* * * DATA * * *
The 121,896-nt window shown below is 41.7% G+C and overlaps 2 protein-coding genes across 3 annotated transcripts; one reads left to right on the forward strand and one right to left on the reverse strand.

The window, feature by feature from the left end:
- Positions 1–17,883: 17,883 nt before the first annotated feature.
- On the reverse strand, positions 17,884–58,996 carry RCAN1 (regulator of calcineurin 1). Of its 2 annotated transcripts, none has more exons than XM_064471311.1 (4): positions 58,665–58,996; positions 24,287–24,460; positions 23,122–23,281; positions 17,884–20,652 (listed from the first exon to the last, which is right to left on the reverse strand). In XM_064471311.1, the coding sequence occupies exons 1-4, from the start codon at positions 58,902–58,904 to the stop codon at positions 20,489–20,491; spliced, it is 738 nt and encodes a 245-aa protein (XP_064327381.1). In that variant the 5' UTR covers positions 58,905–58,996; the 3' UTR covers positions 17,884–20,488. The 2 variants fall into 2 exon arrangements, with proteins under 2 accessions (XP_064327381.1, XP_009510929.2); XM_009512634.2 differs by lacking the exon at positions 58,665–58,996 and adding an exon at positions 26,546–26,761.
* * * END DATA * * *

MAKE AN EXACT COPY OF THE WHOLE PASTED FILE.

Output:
The 121,896-nt window shown below is 41.7% G+C and overlaps 2 protein-coding genes across 3 annotated transcripts; one reads left to right on the forward strand and one right to left on the reverse strand.

The window, feature by feature from the left end:
- Positions 1–17,883: 17,883 nt before the first annotated feature.
- On the reverse strand, positions 17,884–58,996 carry RCAN1 (regulator of calcineurin 1). Of its 2 annotated transcripts, none has more exons than XM_064471311.1 (4): positions 58,665–58,996; positions 24,287–24,460; positions 23,122–23,281; positions 17,884–20,652 (listed from the first exon to the last, which is right to left on the reverse strand). In XM_064471311.1, the coding sequence occupies exons 1-4, from the start codon at positions 58,902–58,904 to the stop codon at positions 20,489–20,491; spliced, it is 738 nt and encodes a 245-aa protein (XP_064327381.1). In that variant the 5' UTR covers positions 58,905–58,996; the 3' UTR covers positions 17,884–20,488. The 2 variants fall into 2 exon arrangements, with proteins under 2 accessions (XP_064327381.1, XP_009510929.2); XM_009512634.2 differs by lacking the exon at positions 58,665–58,996 and adding an exon at positions 26,546–26,761.